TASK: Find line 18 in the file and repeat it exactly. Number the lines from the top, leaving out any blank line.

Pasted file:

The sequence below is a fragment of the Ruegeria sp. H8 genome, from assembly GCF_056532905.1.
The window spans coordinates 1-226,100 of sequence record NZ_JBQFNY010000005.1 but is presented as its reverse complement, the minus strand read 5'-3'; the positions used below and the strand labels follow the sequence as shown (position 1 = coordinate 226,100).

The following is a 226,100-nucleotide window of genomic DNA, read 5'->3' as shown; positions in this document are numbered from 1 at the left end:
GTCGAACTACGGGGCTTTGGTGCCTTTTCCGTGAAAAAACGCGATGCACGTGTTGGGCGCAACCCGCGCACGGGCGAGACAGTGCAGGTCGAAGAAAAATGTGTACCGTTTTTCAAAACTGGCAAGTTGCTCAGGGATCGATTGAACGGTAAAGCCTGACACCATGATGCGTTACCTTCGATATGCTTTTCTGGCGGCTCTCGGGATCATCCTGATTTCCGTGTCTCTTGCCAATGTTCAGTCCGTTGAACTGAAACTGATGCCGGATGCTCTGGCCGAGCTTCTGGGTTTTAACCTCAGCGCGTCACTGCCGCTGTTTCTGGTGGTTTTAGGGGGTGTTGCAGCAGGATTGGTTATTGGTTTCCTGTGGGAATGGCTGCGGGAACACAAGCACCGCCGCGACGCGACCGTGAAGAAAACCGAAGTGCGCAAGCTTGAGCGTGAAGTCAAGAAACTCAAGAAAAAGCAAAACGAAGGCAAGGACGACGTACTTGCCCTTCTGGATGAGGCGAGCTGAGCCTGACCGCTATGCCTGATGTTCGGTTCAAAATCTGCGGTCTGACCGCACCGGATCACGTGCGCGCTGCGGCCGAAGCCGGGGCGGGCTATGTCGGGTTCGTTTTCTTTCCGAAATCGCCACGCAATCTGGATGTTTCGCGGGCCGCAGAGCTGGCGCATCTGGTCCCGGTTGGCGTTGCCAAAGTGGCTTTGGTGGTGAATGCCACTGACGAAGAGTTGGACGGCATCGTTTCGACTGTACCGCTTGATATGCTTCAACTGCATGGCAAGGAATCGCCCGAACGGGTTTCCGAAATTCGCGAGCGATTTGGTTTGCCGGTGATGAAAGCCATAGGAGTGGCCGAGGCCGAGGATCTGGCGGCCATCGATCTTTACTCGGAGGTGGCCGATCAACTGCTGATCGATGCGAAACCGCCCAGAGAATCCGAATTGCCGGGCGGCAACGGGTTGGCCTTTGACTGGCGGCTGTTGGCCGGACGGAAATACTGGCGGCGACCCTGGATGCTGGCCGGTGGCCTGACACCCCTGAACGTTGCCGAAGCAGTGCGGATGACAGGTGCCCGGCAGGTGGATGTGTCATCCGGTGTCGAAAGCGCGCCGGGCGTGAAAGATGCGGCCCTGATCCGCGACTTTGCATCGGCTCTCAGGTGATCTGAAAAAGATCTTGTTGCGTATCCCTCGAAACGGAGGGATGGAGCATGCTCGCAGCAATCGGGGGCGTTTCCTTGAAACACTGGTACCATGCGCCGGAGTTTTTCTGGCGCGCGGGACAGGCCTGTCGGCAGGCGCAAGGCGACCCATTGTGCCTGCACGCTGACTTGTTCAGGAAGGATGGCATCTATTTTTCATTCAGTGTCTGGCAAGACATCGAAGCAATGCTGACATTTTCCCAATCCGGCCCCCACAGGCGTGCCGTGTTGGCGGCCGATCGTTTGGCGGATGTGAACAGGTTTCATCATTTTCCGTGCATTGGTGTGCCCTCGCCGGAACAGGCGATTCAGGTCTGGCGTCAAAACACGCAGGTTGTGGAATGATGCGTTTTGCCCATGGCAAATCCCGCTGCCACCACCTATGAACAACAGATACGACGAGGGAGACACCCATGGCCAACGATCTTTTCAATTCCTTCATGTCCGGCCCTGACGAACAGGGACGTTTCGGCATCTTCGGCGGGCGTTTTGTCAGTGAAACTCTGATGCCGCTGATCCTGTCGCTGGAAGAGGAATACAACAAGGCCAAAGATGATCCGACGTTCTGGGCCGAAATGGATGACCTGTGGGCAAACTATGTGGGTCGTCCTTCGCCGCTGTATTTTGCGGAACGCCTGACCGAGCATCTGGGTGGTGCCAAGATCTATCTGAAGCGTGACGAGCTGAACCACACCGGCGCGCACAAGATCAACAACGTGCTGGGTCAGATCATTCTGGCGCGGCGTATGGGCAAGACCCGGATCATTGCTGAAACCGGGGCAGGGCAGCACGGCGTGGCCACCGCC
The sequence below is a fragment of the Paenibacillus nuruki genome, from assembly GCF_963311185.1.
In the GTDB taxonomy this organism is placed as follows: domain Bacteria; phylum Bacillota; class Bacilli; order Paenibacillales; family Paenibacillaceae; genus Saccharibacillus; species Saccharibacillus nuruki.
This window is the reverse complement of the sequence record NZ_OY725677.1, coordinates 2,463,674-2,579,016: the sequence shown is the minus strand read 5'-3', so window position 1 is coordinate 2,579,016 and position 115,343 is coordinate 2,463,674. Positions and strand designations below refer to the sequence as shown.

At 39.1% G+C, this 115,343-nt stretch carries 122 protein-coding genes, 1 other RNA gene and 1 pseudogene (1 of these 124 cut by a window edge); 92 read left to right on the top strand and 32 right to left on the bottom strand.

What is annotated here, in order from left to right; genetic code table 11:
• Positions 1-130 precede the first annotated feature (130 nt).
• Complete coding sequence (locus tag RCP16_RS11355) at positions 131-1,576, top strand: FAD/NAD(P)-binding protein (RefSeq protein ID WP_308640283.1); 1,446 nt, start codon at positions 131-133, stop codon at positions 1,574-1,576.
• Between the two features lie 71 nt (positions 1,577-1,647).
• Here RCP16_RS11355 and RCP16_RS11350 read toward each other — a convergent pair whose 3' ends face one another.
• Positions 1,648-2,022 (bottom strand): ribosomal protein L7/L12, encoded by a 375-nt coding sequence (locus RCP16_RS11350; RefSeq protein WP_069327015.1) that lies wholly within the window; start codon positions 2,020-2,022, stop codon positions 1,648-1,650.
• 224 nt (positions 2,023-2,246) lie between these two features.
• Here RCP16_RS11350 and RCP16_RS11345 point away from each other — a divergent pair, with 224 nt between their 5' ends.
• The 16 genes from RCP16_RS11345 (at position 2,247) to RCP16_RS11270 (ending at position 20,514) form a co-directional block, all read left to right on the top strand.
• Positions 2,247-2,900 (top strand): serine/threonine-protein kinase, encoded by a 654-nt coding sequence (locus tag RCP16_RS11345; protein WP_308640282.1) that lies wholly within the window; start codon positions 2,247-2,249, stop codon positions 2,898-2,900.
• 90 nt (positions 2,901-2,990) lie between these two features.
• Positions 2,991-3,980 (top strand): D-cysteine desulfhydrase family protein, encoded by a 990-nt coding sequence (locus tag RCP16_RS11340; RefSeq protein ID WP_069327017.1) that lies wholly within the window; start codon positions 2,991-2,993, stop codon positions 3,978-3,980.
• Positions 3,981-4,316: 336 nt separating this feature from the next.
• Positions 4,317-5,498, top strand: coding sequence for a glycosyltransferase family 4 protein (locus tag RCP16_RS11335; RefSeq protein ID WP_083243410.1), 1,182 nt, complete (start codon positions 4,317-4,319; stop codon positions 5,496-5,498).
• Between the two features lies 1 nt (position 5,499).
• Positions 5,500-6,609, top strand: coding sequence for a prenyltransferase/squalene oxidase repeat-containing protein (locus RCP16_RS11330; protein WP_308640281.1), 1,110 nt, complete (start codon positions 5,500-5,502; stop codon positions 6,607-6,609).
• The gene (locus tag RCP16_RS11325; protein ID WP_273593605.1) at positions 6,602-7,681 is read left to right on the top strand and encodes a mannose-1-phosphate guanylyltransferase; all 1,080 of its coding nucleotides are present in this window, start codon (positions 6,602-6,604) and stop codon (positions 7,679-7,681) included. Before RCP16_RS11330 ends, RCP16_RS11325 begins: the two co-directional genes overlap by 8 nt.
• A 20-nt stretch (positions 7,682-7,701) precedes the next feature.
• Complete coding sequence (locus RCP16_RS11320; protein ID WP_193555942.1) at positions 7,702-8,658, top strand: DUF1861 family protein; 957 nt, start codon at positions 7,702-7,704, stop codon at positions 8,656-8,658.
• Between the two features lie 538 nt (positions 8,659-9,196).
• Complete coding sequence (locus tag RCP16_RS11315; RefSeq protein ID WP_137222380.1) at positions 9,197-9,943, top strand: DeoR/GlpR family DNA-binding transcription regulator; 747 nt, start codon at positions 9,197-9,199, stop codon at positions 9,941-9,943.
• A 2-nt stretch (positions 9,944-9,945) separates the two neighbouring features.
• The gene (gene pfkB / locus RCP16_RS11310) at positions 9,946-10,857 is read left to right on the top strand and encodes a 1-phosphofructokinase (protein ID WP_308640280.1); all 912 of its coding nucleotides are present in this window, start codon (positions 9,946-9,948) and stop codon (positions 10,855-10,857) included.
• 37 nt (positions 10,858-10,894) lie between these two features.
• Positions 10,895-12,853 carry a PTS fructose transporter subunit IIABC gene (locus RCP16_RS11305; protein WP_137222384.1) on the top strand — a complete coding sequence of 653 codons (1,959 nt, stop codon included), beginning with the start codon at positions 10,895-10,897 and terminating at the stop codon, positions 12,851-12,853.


• Positions 2,247-2,900 (top strand): serine/threonine-protein kinase, encoded by a 654-nt coding sequence (locus tag RCP16_RS11345; protein WP_308640282.1) that lies wholly within the window; start codon positions 2,247-2,249, stop codon positions 2,898-2,900.